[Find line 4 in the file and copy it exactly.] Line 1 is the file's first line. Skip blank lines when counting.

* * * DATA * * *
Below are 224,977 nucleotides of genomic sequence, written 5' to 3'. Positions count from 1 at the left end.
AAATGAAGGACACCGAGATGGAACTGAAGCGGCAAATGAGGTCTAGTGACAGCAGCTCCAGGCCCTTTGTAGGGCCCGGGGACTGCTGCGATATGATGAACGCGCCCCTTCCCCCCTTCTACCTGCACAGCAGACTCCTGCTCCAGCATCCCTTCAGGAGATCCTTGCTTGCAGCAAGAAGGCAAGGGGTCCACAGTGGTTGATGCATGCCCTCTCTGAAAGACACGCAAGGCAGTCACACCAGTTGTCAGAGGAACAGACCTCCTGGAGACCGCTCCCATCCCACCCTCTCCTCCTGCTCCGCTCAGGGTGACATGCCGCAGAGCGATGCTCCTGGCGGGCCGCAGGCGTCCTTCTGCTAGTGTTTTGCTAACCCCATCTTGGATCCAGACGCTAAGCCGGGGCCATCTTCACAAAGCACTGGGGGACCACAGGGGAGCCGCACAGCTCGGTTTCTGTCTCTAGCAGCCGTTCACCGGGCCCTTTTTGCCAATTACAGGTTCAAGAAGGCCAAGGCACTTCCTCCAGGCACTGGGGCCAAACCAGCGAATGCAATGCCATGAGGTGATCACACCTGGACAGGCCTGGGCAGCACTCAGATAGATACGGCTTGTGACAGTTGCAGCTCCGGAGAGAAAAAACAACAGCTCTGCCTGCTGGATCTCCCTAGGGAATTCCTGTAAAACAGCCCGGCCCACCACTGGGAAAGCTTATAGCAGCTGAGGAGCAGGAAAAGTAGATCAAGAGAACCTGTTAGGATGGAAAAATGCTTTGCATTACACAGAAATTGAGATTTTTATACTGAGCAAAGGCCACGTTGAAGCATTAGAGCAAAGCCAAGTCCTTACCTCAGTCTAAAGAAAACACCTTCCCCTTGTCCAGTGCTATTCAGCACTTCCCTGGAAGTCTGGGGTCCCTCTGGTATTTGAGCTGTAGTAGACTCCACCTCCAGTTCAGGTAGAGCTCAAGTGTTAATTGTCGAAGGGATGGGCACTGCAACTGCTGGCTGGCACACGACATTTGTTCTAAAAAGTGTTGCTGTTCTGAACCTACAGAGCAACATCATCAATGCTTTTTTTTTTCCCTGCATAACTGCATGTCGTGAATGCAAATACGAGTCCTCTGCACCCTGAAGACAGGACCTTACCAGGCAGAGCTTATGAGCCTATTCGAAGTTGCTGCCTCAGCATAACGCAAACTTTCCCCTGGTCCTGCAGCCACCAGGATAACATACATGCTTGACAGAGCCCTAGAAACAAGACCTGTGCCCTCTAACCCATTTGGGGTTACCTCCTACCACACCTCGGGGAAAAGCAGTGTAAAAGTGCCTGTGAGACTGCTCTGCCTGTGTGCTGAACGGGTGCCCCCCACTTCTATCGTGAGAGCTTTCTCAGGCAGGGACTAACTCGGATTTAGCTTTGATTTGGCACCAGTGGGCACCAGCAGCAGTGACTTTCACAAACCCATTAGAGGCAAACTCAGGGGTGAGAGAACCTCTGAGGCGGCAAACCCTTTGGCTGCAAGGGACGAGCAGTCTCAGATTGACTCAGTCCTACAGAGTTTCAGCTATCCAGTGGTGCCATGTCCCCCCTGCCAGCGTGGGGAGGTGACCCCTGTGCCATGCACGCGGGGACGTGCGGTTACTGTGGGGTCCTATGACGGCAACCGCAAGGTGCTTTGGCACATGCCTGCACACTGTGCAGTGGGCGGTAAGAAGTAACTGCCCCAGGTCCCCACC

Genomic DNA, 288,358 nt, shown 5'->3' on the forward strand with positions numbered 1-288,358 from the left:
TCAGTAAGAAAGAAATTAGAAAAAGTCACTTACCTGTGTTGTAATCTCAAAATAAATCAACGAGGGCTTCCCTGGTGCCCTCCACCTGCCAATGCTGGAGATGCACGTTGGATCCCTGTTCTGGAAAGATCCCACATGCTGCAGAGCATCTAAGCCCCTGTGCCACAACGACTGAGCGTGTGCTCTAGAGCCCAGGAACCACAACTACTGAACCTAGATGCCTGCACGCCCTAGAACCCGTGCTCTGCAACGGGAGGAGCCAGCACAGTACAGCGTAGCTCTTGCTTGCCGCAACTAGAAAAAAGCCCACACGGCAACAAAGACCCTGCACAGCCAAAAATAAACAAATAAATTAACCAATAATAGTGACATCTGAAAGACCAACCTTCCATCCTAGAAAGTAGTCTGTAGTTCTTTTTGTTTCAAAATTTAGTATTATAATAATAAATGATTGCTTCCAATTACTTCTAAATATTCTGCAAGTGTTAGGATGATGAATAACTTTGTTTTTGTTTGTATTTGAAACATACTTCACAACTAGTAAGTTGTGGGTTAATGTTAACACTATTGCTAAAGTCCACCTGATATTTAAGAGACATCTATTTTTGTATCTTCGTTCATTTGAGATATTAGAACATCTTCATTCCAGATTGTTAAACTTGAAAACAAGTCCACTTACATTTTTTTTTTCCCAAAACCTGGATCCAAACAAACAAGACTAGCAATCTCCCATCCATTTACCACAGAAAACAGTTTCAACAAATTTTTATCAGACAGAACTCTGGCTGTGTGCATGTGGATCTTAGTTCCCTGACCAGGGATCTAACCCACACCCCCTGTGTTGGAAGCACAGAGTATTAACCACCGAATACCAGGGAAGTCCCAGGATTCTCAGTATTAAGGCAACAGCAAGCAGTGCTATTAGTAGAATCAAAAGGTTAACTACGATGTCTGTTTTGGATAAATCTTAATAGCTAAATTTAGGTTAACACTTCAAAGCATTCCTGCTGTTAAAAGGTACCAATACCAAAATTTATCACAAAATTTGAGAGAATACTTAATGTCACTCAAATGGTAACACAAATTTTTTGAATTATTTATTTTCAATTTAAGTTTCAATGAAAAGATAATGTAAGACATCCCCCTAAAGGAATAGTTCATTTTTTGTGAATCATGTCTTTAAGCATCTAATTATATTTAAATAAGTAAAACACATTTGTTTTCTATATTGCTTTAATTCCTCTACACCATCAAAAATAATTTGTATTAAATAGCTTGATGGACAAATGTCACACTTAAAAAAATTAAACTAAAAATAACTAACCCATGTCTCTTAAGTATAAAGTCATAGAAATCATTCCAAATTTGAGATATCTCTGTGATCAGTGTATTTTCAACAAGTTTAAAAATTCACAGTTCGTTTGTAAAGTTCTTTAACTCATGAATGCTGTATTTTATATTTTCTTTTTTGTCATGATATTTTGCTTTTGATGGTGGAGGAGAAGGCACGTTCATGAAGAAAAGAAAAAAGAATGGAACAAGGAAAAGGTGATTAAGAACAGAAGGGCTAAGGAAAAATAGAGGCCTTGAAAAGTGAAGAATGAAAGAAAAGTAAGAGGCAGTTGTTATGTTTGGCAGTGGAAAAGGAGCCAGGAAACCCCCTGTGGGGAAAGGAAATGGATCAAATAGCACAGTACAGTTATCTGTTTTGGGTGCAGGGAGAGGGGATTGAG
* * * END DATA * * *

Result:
TCAGTAAGAAAGAAATTAGAAAAAGTCACTTACCTGTGTTGTAATCTCAAAATAAATCAACGAGGGCTTCCCTGGTGCCCTCCACCTGCCAATGCTGGAGATGCACGTTGGATCCCTGTTCTGGAAAGATCCCACATGCTGCAGAGCATCTAAGCCCCTGTGCCACAACGACTGAGCGTGTGCTCTAGAGCCCAGGAACCACAACTACTGAACCTAGATGCCTGCACGCCCTAGAACCCGTGCTCTGCAACGGGAGGAGCCAGCACAGTACAGCGTAGCTCTTGCTTGCCGCAACTAGAAAAAAGCCCACACGGCAACAAAGACCCTGCACAGCCAAAAATAAACAAATAAATTAACCAATAATAGTGACATCTGAAAGACCAACCTTCCATCCTAGAAAGTAGTCTGTAGTTCTTTTTGTTTCAAAATTTAGTATTATAATAATAAATGATTGCTTCCAATTACTTCTAAATATTCTGCAAGTGTTAGGATGATGAATAACTTTGTTTTTGTTTGTATTTGAAACATACTTCACAACTAGTAAGTTGTGGGTTAATGTTAACACTATTGCTAAAGTCCACCTGATATTTAAGAGACATCTATTTTTGTATCTTCGTTCATTTGAGATATTAGAACATCTTCATTCCAGATTGTTAAACTTGAAAACAAGTCCACTTACATTTTTTTTTTCCCAAAACCTGGATCCAAACAAACAAGACTAGCAATCTCCCATCCATTTACCACAGAAAACAGTTTCAACAAATTTTTATCAGACAGAACTCTGGCTGTGTGCATGTGGATCTTAGTTCCCTGACCAGGGATCTAACCCACACCCCCTGTGTTGGAAGCACAGAGTATTAACCACCGAATACCAGGGAAGTCCCAGGATTCTCAGTATTAAGGCAACAGCAAGCAGTGCTATTAGTAGAATCAAAAGGTTAACTACGATGTCTGTTTTGGATAAATCTTAATAGCTAAATTTAGGTTAACACTTCAAAGCATTCCTGCTGTTAAAAGGTACCAATACCAAAATTTATCACAAAATTTGAGAGAATACTTAATGTCACTCAAATGGTAACACAAATTTTTTGAATTATTTATTTTCAATTTAAGTTTCAATGAAAAGATAATGTAAGACATCCCCCTAAAGGAATAGTTCATTTTTTGTGAATCATGTCTTTAAGCATCTAATTATATTTAAATAAGTAAAACACATTTGTTTTCTATATTGCTTTAATTCCTCTACACCATCAAAAATAATTTGTATTAAATAGCTTGATGGACAAATGTCACACTTAAAAAAATTAAACTAAAAATAACTAACCCATGTCTCTTAAGTATAAAGTCATAGAAATCATTCCAAATTTGAGATATCTCTGTGATCAGTGTATTTTCAACAAGTTTAAAAATTCACAGTTCGTTTGTAAAGTTCTTTAACTCATGAATGCTGTATTTTATATTTTCTTTTTTGTCATGATATTTTGCTTTTGATGGTGGAGGAGAAGGCACGTTCATGAAGAAAAGAAAAAAGAATGGAACAAGGAAAAGGTGATTAAGAACAGAAGGGCTAAGGAAAAATAGAGGCCTTGAAAAGTGAAGAATGAAAGAAAAGTAAGAGGCAGTTGTTATGTTTGGCAGTGGAAAAGGAGCCAGGAAACCCCCTGTGGGGAAAGGAAATGGATCAAATAGCACAGTACAGTTATCTGTTTTGGGTGCAGGGAGAGGGGATTGAG